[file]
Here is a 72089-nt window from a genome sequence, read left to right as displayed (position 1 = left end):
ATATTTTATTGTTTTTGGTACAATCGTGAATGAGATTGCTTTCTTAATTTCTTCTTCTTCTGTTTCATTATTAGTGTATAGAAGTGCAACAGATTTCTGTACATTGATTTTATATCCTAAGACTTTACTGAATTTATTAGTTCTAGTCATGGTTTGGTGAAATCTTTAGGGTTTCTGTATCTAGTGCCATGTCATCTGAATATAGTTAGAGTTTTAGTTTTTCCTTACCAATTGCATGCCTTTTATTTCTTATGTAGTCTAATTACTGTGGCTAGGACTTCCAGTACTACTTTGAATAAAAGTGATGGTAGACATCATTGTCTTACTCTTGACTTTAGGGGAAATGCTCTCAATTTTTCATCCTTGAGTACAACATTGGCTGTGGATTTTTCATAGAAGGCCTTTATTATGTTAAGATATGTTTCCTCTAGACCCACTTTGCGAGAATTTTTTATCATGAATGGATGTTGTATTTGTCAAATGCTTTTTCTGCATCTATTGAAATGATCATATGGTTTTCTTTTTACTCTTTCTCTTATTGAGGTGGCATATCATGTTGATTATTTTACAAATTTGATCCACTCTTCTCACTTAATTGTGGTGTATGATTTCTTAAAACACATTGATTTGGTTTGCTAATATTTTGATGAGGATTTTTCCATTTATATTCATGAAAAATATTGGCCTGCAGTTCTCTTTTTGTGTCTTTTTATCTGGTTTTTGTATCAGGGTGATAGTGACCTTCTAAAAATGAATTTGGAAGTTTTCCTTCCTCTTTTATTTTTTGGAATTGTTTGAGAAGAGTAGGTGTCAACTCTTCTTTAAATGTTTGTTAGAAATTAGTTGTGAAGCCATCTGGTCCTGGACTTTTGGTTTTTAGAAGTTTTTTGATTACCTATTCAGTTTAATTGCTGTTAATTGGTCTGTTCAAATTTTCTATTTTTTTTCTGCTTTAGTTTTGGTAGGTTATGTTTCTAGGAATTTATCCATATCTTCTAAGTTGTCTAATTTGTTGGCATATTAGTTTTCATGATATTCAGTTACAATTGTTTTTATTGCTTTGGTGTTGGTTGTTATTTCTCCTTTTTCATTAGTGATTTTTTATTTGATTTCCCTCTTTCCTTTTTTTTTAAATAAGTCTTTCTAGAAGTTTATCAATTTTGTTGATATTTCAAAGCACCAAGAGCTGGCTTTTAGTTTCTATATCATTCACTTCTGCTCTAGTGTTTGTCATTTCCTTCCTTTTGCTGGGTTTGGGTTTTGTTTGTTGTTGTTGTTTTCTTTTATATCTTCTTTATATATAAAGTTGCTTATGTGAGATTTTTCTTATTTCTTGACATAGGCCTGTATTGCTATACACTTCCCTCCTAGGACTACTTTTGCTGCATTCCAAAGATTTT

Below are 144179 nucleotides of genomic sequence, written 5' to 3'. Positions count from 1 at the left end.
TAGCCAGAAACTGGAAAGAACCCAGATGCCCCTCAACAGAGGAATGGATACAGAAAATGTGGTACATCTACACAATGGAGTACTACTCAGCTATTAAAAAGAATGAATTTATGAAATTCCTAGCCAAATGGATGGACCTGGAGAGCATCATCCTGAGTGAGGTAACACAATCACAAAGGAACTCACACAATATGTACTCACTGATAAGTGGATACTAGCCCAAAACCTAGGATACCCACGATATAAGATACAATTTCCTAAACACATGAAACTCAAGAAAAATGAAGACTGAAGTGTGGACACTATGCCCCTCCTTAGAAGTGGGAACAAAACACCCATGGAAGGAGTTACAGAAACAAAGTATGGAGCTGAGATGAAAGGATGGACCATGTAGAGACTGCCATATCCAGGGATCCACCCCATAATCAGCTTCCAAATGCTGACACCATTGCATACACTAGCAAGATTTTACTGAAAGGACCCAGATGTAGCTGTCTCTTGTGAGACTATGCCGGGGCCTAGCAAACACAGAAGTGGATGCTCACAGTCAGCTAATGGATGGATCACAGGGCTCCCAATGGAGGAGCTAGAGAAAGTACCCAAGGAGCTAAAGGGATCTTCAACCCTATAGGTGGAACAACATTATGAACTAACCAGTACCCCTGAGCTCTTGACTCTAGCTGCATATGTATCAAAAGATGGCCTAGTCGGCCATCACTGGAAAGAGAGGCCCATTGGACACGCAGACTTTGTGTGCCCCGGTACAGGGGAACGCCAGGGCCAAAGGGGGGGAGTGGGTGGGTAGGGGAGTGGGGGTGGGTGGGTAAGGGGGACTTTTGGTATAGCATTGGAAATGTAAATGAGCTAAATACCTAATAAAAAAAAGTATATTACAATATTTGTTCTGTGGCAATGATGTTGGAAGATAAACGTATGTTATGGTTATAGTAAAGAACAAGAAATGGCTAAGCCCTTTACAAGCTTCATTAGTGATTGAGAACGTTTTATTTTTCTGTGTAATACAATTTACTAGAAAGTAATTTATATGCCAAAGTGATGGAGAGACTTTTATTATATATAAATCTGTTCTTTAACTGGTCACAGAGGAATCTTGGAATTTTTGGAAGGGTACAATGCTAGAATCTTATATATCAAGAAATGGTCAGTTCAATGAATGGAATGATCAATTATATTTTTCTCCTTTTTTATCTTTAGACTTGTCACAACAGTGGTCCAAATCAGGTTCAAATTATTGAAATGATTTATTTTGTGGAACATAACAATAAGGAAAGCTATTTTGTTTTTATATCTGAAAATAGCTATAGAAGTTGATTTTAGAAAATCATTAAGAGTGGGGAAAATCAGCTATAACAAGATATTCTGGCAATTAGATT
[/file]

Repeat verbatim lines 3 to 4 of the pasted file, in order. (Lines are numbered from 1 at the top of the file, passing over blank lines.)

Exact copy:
Below are 144179 nucleotides of genomic sequence, written 5' to 3'. Positions count from 1 at the left end.
TAGCCAGAAACTGGAAAGAACCCAGATGCCCCTCAACAGAGGAATGGATACAGAAAATGTGGTACATCTACACAATGGAGTACTACTCAGCTATTAAAAAGAATGAATTTATGAAATTCCTAGCCAAATGGATGGACCTGGAGAGCATCATCCTGAGTGAGGTAACACAATCACAAAGGAACTCACACAATATGTACTCACTGATAAGTGGATACTAGCCCAAAACCTAGGATACCCACGATATAAGATACAATTTCCTAAACACATGAAACTCAAGAAAAATGAAGACTGAAGTGTGGACACTATGCCCCTCCTTAGAAGTGGGAACAAAACACCCATGGAAGGAGTTACAGAAACAAAGTATGGAGCTGAGATGAAAGGATGGACCATGTAGAGACTGCCATATCCAGGGATCCACCCCATAATCAGCTTCCAAATGCTGACACCATTGCATACACTAGCAAGATTTTACTGAAAGGACCCAGATGTAGCTGTCTCTTGTGAGACTATGCCGGGGCCTAGCAAACACAGAAGTGGATGCTCACAGTCAGCTAATGGATGGATCACAGGGCTCCCAATGGAGGAGCTAGAGAAAGTACCCAAGGAGCTAAAGGGATCTTCAACCCTATAGGTGGAACAACATTATGAACTAACCAGTACCCCTGAGCTCTTGACTCTAGCTGCATATGTATCAAAAGATGGCCTAGTCGGCCATCACTGGAAAGAGAGGCCCATTGGACACGCAGACTTTGTGTGCCCCGGTACAGGGGAACGCCAGGGCCAAAGGGGGGGAGTGGGTGGGTAGGGGAGTGGGGGTGGGTGGGTAAGGGGGACTTTTGGTATAGCATTGGAAATGTAAATGAGCTAAATACCTAATAAAAAAAAGTATATTACAATATTTGTTCTGTGGCAATGATGTTGGAAGATAAACGTATGTTATGGTTATAGTAAAGAACAAGAAATGGCTAAGCCCTTTACAAGCTTCATTAGTGATTGAGAACGTTTTATTTTTCTGTGTAATACAATTTACTAGAAAGTAATTTATATGCCAAAGTGATGGAGAGACTTTTATTATATATAAATCTGTTCTTTAACTGGTCACAGAGGAATCTTGGAATTTTTGGAAGGGTACAATGCTAGAATCTTATATATCAAGAAATGGTCAGTTCAATGAATGGAATGATCAATTATATTTTTCTCCTTTTTTATCTTTAGACTTGTCACAACAGTGGTCCAAATCAGGTTCAAATTATTGAAATGATTTATTTTGTGGAACATAACAATAAGGAAAGCTATTTTGTTTTTATATCTGAAAATAGCTATAGAAGTTGATTTTAGAAAATCATTAAGAGTGGGGAAAATCAGCTATAACAAGATATTCTGGCAATTAGATT